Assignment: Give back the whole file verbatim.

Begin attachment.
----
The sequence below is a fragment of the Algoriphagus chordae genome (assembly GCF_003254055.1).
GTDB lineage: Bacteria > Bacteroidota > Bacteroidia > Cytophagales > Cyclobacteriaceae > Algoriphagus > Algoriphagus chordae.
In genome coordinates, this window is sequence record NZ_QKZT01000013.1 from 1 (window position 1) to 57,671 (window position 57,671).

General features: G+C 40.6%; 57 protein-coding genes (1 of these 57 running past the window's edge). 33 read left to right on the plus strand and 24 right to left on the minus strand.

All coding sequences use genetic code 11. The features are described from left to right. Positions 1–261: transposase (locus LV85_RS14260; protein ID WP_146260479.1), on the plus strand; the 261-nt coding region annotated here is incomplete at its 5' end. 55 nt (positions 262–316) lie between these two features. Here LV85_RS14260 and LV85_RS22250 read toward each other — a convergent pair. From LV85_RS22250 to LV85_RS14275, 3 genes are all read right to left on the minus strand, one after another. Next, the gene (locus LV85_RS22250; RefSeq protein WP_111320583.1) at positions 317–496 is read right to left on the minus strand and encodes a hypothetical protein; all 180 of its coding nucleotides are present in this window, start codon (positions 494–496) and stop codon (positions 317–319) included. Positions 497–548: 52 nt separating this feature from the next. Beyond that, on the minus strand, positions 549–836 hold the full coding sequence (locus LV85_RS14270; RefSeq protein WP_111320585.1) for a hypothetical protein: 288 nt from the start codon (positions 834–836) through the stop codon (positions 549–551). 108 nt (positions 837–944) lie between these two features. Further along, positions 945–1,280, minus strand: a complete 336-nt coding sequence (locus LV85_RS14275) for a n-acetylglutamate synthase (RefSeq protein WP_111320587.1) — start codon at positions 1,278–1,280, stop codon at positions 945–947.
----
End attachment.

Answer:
The sequence below is a fragment of the Algoriphagus chordae genome (assembly GCF_003254055.1).
GTDB lineage: Bacteria > Bacteroidota > Bacteroidia > Cytophagales > Cyclobacteriaceae > Algoriphagus > Algoriphagus chordae.
In genome coordinates, this window is sequence record NZ_QKZT01000013.1 from 1 (window position 1) to 57,671 (window position 57,671).

General features: G+C 40.6%; 57 protein-coding genes (1 of these 57 running past the window's edge). 33 read left to right on the plus strand and 24 right to left on the minus strand.

All coding sequences use genetic code 11. The features are described from left to right. Positions 1–261: transposase (locus LV85_RS14260; protein ID WP_146260479.1), on the plus strand; the 261-nt coding region annotated here is incomplete at its 5' end. 55 nt (positions 262–316) lie between these two features. Here LV85_RS14260 and LV85_RS22250 read toward each other — a convergent pair. From LV85_RS22250 to LV85_RS14275, 3 genes are all read right to left on the minus strand, one after another. Next, the gene (locus LV85_RS22250; RefSeq protein WP_111320583.1) at positions 317–496 is read right to left on the minus strand and encodes a hypothetical protein; all 180 of its coding nucleotides are present in this window, start codon (positions 494–496) and stop codon (positions 317–319) included. Positions 497–548: 52 nt separating this feature from the next. Beyond that, on the minus strand, positions 549–836 hold the full coding sequence (locus LV85_RS14270; RefSeq protein WP_111320585.1) for a hypothetical protein: 288 nt from the start codon (positions 834–836) through the stop codon (positions 549–551). 108 nt (positions 837–944) lie between these two features. Further along, positions 945–1,280, minus strand: a complete 336-nt coding sequence (locus LV85_RS14275) for a n-acetylglutamate synthase (RefSeq protein WP_111320587.1) — start codon at positions 1,278–1,280, stop codon at positions 945–947.